Sudan: Concerns Grow Over Cholera and Dengue Fever Outbreak Amidst Rainfall and Conflict

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Healthcare professionals in Sudan are issuing grave warnings about the increasing prevalence of cholera and dengue fever in the country. This alarming situation is exacerbated by the onset of seasonal rains and the adverse effects of an ongoing conflict that has severely strained the healthcare system for over five months.

Health authorities have reported cholera cases for the first time since the outbreak of the conflict in mid-April. The initial case was detected in the state of Kassala in late August. According to the Ministry of Health, as of a late-night statement on Tuesday, 18 individuals have succumbed to cholera, with 265 more confirmed cases in Kassala state alone.

A statement released by the Sudanese Doctors Association revealed that “3,398 cases of dengue fever have been recorded in the states of Kassala, Red Sea, North Kordofan, and Khartoum, from mid-April to mid-September.” It’s important to note that this figure represents only the tip of the iceberg and falls significantly short of the suspected cases in households and unregistered fatalities.

Several factors have contributed to the rapid spread of these diseases, including the contamination of drinking water from unburied bodies, inadequate waste management, and the shortage of medical facilities and supplies ahead of the rainy season.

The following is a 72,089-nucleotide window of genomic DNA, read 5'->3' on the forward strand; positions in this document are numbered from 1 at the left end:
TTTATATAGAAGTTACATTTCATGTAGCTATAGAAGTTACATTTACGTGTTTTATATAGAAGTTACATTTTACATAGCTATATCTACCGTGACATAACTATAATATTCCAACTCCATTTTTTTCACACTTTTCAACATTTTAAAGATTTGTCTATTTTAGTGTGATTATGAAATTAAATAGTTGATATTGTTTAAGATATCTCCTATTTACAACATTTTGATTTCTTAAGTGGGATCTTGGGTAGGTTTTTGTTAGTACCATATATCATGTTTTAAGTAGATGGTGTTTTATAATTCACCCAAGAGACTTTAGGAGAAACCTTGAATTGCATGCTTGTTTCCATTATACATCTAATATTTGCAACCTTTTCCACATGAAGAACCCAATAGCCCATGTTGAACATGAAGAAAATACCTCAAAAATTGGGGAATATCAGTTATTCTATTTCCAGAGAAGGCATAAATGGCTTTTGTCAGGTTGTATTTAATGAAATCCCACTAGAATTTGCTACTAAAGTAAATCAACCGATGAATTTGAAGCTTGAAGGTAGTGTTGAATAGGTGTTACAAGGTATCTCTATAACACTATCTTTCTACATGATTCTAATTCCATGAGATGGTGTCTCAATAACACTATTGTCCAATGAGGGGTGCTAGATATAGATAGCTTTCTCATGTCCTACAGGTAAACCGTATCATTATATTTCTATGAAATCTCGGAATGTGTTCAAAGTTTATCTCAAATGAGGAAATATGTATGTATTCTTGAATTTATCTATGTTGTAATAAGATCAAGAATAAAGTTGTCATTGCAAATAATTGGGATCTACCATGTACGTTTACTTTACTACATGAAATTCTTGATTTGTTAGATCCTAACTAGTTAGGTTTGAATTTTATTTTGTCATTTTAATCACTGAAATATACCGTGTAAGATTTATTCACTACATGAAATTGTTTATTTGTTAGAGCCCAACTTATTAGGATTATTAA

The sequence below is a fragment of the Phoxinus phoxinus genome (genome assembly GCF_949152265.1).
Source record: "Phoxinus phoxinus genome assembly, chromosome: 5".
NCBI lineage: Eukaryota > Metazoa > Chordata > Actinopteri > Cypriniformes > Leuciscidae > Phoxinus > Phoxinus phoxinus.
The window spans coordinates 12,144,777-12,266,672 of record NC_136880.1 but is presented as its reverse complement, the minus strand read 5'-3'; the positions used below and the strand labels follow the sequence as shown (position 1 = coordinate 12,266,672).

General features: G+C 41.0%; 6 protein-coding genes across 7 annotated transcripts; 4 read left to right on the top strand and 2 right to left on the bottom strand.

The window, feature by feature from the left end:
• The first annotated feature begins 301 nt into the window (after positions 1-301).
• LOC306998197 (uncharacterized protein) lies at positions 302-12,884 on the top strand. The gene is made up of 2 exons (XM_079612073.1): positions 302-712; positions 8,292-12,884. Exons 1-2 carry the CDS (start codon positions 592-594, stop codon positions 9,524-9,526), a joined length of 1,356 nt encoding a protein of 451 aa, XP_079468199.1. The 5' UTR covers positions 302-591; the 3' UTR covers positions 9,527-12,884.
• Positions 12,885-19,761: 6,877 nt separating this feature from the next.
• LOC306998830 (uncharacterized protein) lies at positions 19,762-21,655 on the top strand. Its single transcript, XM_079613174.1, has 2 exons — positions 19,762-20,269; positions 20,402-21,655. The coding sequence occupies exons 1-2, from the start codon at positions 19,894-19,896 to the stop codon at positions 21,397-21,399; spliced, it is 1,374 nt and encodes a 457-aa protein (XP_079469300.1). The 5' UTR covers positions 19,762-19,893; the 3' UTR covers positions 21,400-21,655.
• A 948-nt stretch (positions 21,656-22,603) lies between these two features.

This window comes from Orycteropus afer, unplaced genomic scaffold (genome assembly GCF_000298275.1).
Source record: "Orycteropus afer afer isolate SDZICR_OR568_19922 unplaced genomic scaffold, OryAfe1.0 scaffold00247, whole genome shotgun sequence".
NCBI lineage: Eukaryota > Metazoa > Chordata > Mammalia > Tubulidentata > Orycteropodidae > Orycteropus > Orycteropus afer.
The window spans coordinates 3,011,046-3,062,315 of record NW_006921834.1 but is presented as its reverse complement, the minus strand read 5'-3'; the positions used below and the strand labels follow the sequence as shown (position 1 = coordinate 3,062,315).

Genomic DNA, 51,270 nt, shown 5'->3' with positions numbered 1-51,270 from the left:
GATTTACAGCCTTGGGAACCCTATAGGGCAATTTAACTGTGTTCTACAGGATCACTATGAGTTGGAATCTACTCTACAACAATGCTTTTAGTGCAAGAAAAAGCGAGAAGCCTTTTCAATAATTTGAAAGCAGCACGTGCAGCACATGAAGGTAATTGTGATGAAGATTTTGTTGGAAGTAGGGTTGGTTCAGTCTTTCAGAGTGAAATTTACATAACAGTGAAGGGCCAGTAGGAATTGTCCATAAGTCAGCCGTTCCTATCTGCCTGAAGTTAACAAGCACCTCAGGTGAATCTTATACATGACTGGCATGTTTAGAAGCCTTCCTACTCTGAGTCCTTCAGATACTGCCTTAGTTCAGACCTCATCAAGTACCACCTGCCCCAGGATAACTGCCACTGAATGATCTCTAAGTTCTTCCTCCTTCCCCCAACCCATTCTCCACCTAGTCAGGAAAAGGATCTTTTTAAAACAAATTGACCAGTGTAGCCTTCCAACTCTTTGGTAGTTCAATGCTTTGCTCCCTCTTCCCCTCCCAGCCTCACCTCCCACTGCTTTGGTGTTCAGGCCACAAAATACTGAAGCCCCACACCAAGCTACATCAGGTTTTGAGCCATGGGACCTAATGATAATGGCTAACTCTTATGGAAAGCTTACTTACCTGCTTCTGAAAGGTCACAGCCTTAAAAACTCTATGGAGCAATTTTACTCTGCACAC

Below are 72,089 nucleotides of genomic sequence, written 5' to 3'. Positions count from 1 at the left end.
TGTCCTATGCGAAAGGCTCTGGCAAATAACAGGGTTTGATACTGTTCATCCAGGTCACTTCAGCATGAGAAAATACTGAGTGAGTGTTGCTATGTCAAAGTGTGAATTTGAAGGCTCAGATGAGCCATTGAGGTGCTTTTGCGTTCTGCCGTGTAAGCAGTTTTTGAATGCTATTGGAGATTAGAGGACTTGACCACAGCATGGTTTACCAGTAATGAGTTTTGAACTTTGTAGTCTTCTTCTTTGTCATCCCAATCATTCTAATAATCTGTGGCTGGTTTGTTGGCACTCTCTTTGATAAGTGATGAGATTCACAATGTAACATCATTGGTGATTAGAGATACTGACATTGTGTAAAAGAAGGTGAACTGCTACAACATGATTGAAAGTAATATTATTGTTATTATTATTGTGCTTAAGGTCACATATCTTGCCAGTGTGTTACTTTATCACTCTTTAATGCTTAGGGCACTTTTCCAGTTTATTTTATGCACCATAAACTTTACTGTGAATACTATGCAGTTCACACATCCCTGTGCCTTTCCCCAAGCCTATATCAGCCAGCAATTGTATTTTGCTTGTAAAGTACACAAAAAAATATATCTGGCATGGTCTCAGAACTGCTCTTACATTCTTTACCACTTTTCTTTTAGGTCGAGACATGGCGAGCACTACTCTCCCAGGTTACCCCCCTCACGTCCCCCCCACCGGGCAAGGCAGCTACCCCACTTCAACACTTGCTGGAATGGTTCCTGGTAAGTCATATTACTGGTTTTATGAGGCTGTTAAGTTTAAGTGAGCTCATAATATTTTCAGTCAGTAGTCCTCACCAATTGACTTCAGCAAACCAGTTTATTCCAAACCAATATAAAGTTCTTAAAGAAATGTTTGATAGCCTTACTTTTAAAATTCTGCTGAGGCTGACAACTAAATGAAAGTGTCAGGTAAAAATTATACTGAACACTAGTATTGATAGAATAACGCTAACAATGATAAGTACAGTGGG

Residents in Kassala have reported a partial outbreak of diseases such as dengue fever, malaria, cholera, and diarrhea, partly due to poor drainage systems and overcrowded healthcare facilities resulting from an influx of internally displaced people from Khartoum.

Kassala, located in eastern Sudan, is of vital importance to the country’s agricultural production and shares a border with Ethiopia.

Dozens of attacks on healthcare facilities have occurred since the conflict erupted between the Sudanese army and the Rapid Support Forces. This conflict has led to the shutdown of most hospitals in Khartoum.

More than 4.2 million people have been displaced from their homes due to the conflict, with nearly 1.2 million seeking refuge in neighboring countries. This has placed immense pressure on Sudan’s already strained resources.

International relief efforts are grappling with a severe funding shortfall. Last week, the United Nations reported that over 1,200 children have died from suspected measles and malnutrition in internally displaced persons camps in the White Nile state. Cholera, dengue fever, and malaria remain significant threats throughout the country.

Dengue fever is endemic in Sudan and can be severe and occasionally fatal upon reinfection, making long-term outbreak containment a critical concern.

Soukaina Sghir

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